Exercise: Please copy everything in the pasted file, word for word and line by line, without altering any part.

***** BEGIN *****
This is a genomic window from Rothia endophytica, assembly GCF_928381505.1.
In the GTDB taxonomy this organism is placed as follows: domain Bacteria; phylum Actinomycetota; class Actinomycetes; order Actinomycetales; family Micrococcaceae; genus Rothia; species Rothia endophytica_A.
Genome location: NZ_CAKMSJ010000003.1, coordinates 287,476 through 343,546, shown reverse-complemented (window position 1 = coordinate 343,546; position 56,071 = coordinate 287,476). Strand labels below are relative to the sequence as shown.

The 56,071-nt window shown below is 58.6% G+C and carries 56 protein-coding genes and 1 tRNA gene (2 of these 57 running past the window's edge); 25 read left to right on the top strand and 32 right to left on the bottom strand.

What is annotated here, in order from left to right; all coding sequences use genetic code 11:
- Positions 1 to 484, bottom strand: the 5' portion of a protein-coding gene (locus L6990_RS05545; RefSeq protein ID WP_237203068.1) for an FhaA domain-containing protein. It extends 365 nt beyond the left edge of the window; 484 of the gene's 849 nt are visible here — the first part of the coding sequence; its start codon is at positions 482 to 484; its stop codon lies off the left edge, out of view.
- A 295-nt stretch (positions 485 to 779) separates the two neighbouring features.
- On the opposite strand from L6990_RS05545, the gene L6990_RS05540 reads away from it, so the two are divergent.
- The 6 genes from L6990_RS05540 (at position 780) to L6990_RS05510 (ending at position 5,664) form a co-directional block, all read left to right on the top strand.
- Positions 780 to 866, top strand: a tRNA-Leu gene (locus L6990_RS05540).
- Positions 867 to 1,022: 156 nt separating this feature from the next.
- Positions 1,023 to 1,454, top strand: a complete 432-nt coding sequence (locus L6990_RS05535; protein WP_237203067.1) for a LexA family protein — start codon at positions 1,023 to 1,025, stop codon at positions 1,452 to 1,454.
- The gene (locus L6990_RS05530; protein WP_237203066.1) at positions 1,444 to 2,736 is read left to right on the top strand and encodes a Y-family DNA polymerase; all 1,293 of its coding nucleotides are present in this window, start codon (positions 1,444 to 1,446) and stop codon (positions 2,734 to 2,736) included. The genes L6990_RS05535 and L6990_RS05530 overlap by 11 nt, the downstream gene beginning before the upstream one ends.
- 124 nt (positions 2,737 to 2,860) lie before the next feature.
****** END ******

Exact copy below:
This is a genomic window from Rothia endophytica, assembly GCF_928381505.1.
In the GTDB taxonomy this organism is placed as follows: domain Bacteria; phylum Actinomycetota; class Actinomycetes; order Actinomycetales; family Micrococcaceae; genus Rothia; species Rothia endophytica_A.
Genome location: NZ_CAKMSJ010000003.1, coordinates 287,476 through 343,546, shown reverse-complemented (window position 1 = coordinate 343,546; position 56,071 = coordinate 287,476). Strand labels below are relative to the sequence as shown.

The 56,071-nt window shown below is 58.6% G+C and carries 56 protein-coding genes and 1 tRNA gene (2 of these 57 running past the window's edge); 25 read left to right on the top strand and 32 right to left on the bottom strand.

What is annotated here, in order from left to right; all coding sequences use genetic code 11:
- Positions 1 to 484, bottom strand: the 5' portion of a protein-coding gene (locus L6990_RS05545; RefSeq protein ID WP_237203068.1) for an FhaA domain-containing protein. It extends 365 nt beyond the left edge of the window; 484 of the gene's 849 nt are visible here — the first part of the coding sequence; its start codon is at positions 482 to 484; its stop codon lies off the left edge, out of view.
- A 295-nt stretch (positions 485 to 779) separates the two neighbouring features.
- On the opposite strand from L6990_RS05545, the gene L6990_RS05540 reads away from it, so the two are divergent.
- The 6 genes from L6990_RS05540 (at position 780) to L6990_RS05510 (ending at position 5,664) form a co-directional block, all read left to right on the top strand.
- Positions 780 to 866, top strand: a tRNA-Leu gene (locus L6990_RS05540).
- Positions 867 to 1,022: 156 nt separating this feature from the next.
- Positions 1,023 to 1,454, top strand: a complete 432-nt coding sequence (locus L6990_RS05535; protein WP_237203067.1) for a LexA family protein — start codon at positions 1,023 to 1,025, stop codon at positions 1,452 to 1,454.
- The gene (locus L6990_RS05530; protein WP_237203066.1) at positions 1,444 to 2,736 is read left to right on the top strand and encodes a Y-family DNA polymerase; all 1,293 of its coding nucleotides are present in this window, start codon (positions 1,444 to 1,446) and stop codon (positions 2,734 to 2,736) included. The genes L6990_RS05535 and L6990_RS05530 overlap by 11 nt, the downstream gene beginning before the upstream one ends.
- 124 nt (positions 2,737 to 2,860) lie before the next feature.